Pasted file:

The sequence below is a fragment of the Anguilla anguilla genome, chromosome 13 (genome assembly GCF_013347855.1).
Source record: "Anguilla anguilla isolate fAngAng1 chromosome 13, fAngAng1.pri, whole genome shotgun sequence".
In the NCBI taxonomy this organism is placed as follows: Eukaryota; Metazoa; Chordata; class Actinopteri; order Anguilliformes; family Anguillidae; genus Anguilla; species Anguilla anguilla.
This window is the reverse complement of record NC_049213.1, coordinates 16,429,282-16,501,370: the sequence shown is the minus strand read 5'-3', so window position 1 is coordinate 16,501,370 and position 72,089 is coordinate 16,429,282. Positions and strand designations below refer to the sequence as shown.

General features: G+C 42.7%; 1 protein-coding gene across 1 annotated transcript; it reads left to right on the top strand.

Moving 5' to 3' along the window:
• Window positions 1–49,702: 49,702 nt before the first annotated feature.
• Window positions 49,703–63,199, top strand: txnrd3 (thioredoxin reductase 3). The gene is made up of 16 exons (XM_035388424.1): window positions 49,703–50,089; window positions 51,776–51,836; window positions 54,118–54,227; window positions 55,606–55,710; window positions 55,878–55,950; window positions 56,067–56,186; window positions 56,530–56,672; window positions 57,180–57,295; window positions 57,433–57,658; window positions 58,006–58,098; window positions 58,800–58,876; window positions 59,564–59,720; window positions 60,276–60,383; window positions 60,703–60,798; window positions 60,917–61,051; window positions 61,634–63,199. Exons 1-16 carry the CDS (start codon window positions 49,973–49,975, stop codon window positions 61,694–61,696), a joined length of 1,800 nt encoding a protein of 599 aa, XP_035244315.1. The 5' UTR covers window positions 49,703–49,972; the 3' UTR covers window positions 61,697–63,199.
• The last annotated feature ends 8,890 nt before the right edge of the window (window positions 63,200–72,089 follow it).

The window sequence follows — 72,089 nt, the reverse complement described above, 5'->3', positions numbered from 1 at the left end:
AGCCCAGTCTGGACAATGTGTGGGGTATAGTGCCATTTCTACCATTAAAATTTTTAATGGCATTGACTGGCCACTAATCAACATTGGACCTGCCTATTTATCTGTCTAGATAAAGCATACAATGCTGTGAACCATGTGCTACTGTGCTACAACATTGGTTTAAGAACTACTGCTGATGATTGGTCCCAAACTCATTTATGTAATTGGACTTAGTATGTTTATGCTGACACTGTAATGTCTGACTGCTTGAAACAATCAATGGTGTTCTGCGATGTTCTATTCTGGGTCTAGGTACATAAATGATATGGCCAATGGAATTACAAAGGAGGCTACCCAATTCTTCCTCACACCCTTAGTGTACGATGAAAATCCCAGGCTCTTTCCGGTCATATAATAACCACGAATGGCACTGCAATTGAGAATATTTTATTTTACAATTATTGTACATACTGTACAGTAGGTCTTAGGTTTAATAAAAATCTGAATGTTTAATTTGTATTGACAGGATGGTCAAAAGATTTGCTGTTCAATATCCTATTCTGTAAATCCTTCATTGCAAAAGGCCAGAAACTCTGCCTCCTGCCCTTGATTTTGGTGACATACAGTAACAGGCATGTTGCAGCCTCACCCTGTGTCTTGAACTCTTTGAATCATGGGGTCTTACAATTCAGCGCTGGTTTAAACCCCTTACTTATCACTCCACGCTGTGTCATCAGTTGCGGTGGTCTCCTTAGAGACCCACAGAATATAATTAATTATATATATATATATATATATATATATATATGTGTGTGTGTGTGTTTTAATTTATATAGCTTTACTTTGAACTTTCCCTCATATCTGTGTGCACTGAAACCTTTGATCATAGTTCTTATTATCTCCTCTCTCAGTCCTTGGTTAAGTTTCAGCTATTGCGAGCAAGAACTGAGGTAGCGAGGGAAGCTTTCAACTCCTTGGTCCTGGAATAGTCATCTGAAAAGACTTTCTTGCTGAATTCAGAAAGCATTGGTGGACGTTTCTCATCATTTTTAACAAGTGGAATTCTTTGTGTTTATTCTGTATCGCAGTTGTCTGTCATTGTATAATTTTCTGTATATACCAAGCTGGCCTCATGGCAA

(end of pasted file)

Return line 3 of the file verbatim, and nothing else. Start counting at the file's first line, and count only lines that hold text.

In the NCBI taxonomy this organism is placed as follows: Eukaryota; Metazoa; Chordata; class Actinopteri; order Anguilliformes; family Anguillidae; genus Anguilla; species Anguilla anguilla.